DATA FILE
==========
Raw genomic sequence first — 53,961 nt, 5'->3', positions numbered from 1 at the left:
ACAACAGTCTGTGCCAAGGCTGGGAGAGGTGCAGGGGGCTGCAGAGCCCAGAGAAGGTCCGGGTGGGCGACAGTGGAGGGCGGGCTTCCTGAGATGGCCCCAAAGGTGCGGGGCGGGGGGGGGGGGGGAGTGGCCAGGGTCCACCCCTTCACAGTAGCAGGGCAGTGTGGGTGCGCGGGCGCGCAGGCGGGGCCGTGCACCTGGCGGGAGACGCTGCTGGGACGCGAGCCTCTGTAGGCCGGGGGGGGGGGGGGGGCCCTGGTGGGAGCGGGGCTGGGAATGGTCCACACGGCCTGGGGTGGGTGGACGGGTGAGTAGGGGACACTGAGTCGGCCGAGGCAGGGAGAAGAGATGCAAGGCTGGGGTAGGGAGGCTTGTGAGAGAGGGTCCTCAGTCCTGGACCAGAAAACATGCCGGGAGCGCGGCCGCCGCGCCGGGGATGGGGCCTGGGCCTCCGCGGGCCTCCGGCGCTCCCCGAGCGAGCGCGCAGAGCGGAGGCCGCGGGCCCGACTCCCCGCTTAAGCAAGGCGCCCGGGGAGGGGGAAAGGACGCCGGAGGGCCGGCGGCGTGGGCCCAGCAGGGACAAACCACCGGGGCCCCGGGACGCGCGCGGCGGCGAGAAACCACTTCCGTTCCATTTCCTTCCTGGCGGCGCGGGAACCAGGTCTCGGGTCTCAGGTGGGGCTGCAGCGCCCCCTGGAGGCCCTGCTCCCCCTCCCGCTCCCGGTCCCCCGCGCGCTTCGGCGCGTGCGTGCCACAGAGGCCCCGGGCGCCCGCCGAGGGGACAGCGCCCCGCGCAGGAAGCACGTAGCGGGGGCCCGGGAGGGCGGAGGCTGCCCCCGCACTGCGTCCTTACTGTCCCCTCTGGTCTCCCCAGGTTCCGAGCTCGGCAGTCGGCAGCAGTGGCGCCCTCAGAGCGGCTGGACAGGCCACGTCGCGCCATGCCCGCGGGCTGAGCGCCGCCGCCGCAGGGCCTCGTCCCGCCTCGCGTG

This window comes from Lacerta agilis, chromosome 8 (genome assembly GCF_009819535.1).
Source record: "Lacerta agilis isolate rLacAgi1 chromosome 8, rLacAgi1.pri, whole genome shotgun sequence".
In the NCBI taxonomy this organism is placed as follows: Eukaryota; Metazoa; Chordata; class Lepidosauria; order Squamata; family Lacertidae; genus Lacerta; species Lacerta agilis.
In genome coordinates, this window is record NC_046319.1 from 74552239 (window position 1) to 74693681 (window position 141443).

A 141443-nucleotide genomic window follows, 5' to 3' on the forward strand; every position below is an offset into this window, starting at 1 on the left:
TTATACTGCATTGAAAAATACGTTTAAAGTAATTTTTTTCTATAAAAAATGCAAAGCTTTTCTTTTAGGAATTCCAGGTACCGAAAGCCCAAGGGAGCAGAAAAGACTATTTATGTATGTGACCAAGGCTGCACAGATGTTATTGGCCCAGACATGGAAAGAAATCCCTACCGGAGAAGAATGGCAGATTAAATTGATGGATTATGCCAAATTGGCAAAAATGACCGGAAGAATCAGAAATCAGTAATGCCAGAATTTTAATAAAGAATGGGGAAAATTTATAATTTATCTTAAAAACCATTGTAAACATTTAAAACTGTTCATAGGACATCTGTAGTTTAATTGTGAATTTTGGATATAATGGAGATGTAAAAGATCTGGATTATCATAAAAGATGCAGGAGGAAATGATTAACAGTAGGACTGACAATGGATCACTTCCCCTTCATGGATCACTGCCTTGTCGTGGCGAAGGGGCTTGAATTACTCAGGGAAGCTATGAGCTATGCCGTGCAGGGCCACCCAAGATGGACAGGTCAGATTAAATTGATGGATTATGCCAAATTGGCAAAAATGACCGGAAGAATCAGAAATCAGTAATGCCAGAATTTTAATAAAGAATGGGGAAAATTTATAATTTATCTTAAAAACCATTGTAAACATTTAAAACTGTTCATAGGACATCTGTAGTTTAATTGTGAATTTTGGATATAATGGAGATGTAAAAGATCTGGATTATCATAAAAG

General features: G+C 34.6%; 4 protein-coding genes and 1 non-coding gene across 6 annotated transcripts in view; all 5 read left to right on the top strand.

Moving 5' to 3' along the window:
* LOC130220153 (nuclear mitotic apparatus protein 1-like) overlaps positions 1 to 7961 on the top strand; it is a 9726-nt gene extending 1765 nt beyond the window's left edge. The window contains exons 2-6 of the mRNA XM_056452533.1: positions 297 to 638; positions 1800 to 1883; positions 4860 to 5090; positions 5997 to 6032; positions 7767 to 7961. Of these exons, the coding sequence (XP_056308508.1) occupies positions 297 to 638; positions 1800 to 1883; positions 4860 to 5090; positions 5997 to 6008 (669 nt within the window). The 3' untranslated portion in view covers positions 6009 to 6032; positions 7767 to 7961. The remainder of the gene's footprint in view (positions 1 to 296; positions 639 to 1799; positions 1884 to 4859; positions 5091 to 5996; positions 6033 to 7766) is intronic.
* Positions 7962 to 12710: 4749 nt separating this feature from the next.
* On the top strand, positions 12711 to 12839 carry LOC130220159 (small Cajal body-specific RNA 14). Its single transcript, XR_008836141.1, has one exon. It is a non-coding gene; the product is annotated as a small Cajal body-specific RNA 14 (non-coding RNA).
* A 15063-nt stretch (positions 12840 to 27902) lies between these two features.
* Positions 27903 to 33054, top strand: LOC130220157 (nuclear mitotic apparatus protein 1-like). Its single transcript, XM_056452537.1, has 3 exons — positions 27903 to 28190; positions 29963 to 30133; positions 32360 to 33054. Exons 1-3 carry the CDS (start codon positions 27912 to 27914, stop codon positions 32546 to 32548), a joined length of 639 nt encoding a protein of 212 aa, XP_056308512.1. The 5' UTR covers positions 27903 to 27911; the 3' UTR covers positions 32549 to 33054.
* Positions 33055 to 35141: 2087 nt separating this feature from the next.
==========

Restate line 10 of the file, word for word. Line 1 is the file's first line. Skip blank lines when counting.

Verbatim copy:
Moving 5' to 3' along the window: